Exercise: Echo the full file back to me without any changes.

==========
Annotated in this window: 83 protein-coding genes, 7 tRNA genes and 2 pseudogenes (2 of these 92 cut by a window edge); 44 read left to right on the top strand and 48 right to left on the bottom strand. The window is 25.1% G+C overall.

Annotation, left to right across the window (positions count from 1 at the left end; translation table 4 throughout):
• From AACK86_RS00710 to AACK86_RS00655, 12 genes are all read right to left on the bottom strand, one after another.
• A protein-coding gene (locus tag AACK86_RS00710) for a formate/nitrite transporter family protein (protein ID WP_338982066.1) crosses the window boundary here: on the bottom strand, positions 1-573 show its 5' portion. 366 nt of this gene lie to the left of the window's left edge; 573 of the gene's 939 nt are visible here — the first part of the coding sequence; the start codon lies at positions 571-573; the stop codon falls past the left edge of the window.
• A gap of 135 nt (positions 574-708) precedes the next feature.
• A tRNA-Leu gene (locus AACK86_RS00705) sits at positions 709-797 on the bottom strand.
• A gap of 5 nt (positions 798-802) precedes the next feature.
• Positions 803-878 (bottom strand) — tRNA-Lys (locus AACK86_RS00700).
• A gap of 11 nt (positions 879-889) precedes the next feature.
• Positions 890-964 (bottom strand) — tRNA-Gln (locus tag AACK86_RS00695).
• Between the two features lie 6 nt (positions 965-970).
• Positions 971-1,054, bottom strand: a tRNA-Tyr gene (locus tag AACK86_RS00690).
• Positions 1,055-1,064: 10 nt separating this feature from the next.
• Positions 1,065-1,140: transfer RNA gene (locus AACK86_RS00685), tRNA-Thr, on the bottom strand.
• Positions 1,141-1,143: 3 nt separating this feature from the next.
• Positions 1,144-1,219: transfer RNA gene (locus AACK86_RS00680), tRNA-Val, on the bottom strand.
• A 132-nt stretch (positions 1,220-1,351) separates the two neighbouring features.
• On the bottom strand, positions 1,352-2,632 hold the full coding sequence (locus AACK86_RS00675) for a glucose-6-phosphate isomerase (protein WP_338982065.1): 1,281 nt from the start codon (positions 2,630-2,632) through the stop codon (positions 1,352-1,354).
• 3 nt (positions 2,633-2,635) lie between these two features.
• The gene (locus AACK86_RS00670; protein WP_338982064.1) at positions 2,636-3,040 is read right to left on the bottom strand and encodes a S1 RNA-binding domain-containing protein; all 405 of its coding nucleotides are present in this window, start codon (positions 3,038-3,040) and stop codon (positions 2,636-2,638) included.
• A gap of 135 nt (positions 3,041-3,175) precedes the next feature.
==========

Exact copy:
Annotated in this window: 83 protein-coding genes, 7 tRNA genes and 2 pseudogenes (2 of these 92 cut by a window edge); 44 read left to right on the top strand and 48 right to left on the bottom strand. The window is 25.1% G+C overall.

Annotation, left to right across the window (positions count from 1 at the left end; translation table 4 throughout):
• From AACK86_RS00710 to AACK86_RS00655, 12 genes are all read right to left on the bottom strand, one after another.
• A protein-coding gene (locus tag AACK86_RS00710) for a formate/nitrite transporter family protein (protein ID WP_338982066.1) crosses the window boundary here: on the bottom strand, positions 1-573 show its 5' portion. 366 nt of this gene lie to the left of the window's left edge; 573 of the gene's 939 nt are visible here — the first part of the coding sequence; the start codon lies at positions 571-573; the stop codon falls past the left edge of the window.
• A gap of 135 nt (positions 574-708) precedes the next feature.
• A tRNA-Leu gene (locus AACK86_RS00705) sits at positions 709-797 on the bottom strand.
• A gap of 5 nt (positions 798-802) precedes the next feature.
• Positions 803-878 (bottom strand) — tRNA-Lys (locus AACK86_RS00700).
• A gap of 11 nt (positions 879-889) precedes the next feature.
• Positions 890-964 (bottom strand) — tRNA-Gln (locus tag AACK86_RS00695).
• Between the two features lie 6 nt (positions 965-970).
• Positions 971-1,054, bottom strand: a tRNA-Tyr gene (locus tag AACK86_RS00690).
• Positions 1,055-1,064: 10 nt separating this feature from the next.
• Positions 1,065-1,140: transfer RNA gene (locus AACK86_RS00685), tRNA-Thr, on the bottom strand.
• Positions 1,141-1,143: 3 nt separating this feature from the next.
• Positions 1,144-1,219: transfer RNA gene (locus AACK86_RS00680), tRNA-Val, on the bottom strand.
• A 132-nt stretch (positions 1,220-1,351) separates the two neighbouring features.
• On the bottom strand, positions 1,352-2,632 hold the full coding sequence (locus AACK86_RS00675) for a glucose-6-phosphate isomerase (protein WP_338982065.1): 1,281 nt from the start codon (positions 2,630-2,632) through the stop codon (positions 1,352-1,354).
• 3 nt (positions 2,633-2,635) lie between these two features.
• The gene (locus AACK86_RS00670; protein WP_338982064.1) at positions 2,636-3,040 is read right to left on the bottom strand and encodes a S1 RNA-binding domain-containing protein; all 405 of its coding nucleotides are present in this window, start codon (positions 3,038-3,040) and stop codon (positions 2,636-2,638) included.
• A gap of 135 nt (positions 3,041-3,175) precedes the next feature.